However, Timmy still has a very admirable batting average well into the three-hundreds.

The worst of the threes is that the Angels take three of four games in this late-August set.

’95

Dylan Cease, born in 1995, threw 95 pitches in his eighth career major league baseball game.

5

In all eight major league outings, Cease has pitched at least five innings. Dylan works to save the bullpen, and if he can keep it up and possibly stretch it to six, the bullpen arms will be as sharp as ever. In a game where long starts are needed, Cease provides a bright spot for the future.

22

One-out in the ninth inning, Eloy hit another opposite-field home run in back-to-back games. Lucky No. 22 lands just above the yellow line on the padding of the right field’s wall.

.056

Mike O’Brien, Jason Benetti’s partner-in-crime for this afternoon, dons Mark Buehrle as his favorite baseball player. No. 56 inspired Eloy a little as Jiménez recorded the best WPA of the game for Chicago at .056.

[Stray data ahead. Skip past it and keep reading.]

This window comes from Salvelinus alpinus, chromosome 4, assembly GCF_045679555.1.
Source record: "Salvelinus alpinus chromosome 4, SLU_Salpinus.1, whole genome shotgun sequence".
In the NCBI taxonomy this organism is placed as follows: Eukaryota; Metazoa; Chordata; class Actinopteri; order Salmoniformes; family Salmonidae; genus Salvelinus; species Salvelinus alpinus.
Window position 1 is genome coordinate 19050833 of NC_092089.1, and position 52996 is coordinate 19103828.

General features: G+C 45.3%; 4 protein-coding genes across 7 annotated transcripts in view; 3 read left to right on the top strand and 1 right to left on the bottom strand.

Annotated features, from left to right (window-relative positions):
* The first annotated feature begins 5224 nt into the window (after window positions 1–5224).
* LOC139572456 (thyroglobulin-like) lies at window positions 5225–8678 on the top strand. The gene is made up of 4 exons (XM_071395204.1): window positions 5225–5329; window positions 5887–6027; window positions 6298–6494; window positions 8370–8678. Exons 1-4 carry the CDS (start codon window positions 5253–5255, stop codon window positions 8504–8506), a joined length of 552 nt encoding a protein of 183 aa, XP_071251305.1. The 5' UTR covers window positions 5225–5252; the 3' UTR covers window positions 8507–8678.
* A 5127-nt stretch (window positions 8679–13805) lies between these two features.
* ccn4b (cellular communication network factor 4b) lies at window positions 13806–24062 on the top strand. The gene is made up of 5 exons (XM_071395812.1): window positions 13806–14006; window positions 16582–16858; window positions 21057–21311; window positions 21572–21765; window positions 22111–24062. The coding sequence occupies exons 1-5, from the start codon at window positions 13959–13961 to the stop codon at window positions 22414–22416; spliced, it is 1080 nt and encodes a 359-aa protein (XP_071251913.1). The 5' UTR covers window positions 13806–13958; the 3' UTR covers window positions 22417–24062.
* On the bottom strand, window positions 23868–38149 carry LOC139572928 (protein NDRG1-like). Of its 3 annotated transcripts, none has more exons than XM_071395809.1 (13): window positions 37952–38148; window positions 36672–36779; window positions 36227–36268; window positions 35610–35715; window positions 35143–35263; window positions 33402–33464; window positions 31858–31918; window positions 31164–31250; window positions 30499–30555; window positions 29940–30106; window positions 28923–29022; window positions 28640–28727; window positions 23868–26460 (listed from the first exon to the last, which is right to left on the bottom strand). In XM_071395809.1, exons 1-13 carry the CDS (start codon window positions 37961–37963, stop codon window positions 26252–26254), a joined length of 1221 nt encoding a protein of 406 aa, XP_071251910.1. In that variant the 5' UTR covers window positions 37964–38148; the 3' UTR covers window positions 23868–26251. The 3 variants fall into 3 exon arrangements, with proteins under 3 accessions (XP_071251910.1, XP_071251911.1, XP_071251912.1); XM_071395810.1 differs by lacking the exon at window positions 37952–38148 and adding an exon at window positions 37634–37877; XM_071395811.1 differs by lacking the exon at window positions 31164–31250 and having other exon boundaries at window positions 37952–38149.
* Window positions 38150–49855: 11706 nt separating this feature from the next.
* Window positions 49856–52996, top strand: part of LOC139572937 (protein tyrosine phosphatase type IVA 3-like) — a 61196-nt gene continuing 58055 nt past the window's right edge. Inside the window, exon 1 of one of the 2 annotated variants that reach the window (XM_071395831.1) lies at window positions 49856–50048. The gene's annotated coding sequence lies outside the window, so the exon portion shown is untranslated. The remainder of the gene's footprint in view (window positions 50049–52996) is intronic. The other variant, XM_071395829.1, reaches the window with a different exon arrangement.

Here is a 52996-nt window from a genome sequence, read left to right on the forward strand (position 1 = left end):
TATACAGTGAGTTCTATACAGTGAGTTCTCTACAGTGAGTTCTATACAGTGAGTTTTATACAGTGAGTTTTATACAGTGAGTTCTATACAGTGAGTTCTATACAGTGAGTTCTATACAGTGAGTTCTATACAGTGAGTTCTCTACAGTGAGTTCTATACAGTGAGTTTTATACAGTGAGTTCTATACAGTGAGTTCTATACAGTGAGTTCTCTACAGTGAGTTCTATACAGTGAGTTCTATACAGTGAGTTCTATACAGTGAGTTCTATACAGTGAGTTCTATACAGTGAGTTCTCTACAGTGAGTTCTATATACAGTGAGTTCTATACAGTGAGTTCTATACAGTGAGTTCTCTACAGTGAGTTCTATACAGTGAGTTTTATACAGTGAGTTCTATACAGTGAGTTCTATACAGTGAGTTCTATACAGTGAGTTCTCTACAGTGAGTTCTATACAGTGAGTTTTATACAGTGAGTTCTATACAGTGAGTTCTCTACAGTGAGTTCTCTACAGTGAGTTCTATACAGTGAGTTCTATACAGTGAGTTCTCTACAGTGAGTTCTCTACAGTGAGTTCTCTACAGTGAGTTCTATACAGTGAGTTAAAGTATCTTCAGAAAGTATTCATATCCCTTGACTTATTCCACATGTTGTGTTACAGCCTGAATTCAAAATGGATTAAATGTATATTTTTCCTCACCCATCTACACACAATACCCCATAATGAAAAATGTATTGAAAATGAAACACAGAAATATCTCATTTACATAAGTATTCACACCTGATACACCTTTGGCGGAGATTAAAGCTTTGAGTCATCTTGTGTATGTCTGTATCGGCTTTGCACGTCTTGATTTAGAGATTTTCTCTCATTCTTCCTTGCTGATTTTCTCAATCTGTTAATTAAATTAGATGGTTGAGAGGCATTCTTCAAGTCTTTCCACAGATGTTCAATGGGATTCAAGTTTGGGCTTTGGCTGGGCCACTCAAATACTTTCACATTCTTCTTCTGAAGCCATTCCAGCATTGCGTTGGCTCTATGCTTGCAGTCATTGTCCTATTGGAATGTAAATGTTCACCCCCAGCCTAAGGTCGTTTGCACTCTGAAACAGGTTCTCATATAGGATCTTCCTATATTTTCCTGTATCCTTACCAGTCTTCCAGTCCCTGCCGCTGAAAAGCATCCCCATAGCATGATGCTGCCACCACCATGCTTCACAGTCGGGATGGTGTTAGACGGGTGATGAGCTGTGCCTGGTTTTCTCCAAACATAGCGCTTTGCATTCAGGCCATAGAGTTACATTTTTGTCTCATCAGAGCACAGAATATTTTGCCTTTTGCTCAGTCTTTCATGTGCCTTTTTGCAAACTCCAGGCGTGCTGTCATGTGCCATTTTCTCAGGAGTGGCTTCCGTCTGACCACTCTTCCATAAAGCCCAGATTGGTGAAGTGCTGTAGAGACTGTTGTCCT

25

The South Side pitchers gave up 25 runs in the four-game series. Allowing over six runs a game will be a habit that must be broken in order to contend in the future. It all comes with the growing pains of the game, and I am confident that these young ballplayers are going to go on a very special run.

Gamethread: White Sox at Angels

So, hey, howdy, have I written anything here yet? I don’t know, this weekend, this week, this season’s been a blur. Anyway, what’s up. Happy Dylan Cease Day? (Is it still a celebration, with Dylan having a somewhat pedestrian rookie start?)

I’ve got double gamethread/recap duty today, so listen, I’ll leave it to my SSHP compadre overachievers to make me look bad with exhaustive detail about this that and other. But Tim Anderson, hot as hell, dropped back down to No. 7 (just gonna guess, a righty, right?) is classic Ricky. At least the Abreu/McCann/Jiménez flex at 3-4-5 makes sense, but then … all righties? C’mon, Sr. Rick.

Something sort of funny, if you’ve not noticed: You start typing “Angels” into Twitter to get lineups, and the Los Angeles Dodgers show up before the Angels. No wonder Arte Moreno’s team has suffered through like 28 different prefixes and suffixes in the past 15 years, they’re carpetbaggers in their own city!

Check it out, you can write captions for embeds in WordPress. Hey wait, by typing a caption for this did Mike Trout disappear from the Angels lineup? #UnmitigatedAudacityAndThirstForPower

OK, yeah, see, “Griffin Canning,” a righthander.

But more importantly, no Mike Trout! He DHed last night and is off today?

SOFT

OK, lemme quit before I break all of the new WordPress toys.